Some of the biggest care contracts have gone to government cronies, such as Serco – hardly a glowing example of the privatisation of care.
Although neighbourhood watch and similar groups will no doubt have the best intentions and are to be praised for their willingness to help, the fact remains that they are not care professionals – which has been a problem in the care sector since privatisation.
Lamb should concentrate his efforts on sorting out the existing corrupt system before trying to pass-the-buck. A real initiative on controlling the waste within the care system would release huge amounts of cash which could go into providing much better care for everyone.
Look in your own back yard Lamb – and stop looking for excuses.
In another report, the Resolution Foundation have released a report showing that at least a third of the property rental market is inaccessible to middle and low income families.
According to the report, most of the south of England, and in particular London and the surrounding counties, have a lack of social housing, and rents are so high that it is impossible for working families with a moderate or low income to afford.
In the report, ‘affordable’ is defined as rent which costs no more than 35% of the net household income.
The housing minister, Mark Prisk, said the report was “factually flawed” and failed to take housing benefit into account.
What Prisk doesn’t seem to have taken into account are two government policies which severely restrict where the poor and less well-off are able to live.
First there is the ‘bedroom tax’ which has forced thousands of people to move away from areas where they have family and social connections. Many of those have had to move away from London and the south-east.
Secondly there is the government’s benefit cap, which on the surface doesn’t seem too bad until you realise that the cap prevents those on low or no income to live in London or the South East. The National Housing Association has criticised the cap for not taking into account the high cost of accommodation in London and the south-east.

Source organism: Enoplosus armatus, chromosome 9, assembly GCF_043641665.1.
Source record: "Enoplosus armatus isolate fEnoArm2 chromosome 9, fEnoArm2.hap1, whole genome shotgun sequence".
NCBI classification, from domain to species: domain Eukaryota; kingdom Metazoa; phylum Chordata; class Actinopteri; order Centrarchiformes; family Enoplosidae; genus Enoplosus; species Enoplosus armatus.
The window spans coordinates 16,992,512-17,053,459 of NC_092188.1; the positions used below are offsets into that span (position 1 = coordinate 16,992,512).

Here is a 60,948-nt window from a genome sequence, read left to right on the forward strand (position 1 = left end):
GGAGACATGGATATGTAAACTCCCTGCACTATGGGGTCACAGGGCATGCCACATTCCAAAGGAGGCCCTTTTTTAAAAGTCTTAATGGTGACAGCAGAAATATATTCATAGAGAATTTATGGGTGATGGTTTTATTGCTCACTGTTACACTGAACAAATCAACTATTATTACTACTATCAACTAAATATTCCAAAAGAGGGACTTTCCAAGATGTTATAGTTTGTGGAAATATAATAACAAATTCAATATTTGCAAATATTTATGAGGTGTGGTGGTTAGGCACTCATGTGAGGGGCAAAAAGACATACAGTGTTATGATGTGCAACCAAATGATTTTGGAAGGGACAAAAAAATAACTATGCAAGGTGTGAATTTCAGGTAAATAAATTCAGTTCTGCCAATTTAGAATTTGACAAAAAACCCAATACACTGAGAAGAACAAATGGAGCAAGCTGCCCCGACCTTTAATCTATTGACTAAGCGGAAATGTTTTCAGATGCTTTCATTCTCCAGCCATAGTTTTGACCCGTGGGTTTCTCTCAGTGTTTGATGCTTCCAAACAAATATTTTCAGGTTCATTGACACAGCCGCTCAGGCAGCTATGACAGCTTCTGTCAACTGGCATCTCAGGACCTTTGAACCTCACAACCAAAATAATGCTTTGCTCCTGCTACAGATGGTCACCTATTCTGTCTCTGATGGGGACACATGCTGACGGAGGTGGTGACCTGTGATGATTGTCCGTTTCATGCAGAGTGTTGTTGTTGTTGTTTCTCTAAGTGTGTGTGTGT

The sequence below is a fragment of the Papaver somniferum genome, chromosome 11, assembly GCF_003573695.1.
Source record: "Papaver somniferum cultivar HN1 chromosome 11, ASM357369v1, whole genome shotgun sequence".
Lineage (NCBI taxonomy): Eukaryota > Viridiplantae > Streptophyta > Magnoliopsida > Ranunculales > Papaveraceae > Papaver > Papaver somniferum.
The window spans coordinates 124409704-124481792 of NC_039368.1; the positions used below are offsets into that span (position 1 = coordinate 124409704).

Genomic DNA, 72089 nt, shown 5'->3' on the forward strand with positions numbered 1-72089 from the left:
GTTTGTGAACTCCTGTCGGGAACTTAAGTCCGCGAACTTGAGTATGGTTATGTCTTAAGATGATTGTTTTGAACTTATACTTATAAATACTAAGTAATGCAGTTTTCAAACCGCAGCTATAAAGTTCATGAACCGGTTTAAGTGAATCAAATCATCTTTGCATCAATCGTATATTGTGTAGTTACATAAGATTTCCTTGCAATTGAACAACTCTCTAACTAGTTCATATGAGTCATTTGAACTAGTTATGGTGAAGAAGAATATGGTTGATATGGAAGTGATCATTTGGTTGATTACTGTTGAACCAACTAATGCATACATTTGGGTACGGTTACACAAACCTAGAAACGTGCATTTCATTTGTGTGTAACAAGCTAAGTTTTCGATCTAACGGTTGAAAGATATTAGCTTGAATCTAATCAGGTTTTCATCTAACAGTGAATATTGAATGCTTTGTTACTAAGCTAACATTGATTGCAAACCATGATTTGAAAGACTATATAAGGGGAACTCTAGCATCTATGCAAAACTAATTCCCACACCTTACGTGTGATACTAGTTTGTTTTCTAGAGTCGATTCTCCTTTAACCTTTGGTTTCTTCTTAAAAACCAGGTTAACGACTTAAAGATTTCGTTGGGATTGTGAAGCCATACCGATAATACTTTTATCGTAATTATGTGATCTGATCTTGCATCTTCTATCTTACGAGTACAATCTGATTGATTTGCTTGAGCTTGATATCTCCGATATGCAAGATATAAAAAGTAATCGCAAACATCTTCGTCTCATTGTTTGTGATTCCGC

Haringey council have said they are struggling to implement government restrictions. The council estimate that they will have to spend £2 million from their council budget to subsidise the benefits cap – money which is much needed in other areas.
Yet again, this is another government attempt at social engineering. The poor will be banished from the centres of commerce to places where there is no employment, where they will be forced to live in run-down housing, and far away from historical family and social ties. People who have contributed to the system for most of their working lives and who have become unemployed directly because of the corrupt and incompetent policies of the government will be shunned by the system they have supported for so many years.
It is an absolute disgrace that those very affluent ‘ministers’ who sit in their ivory towers with no concept of reality, and who are only able to be in their positions because the public have allowed them to be, are able to make such outrageous decisions – they are biting the hands that have fed them, and there will be ramifications when the majority of people wake up and decide to do something about it.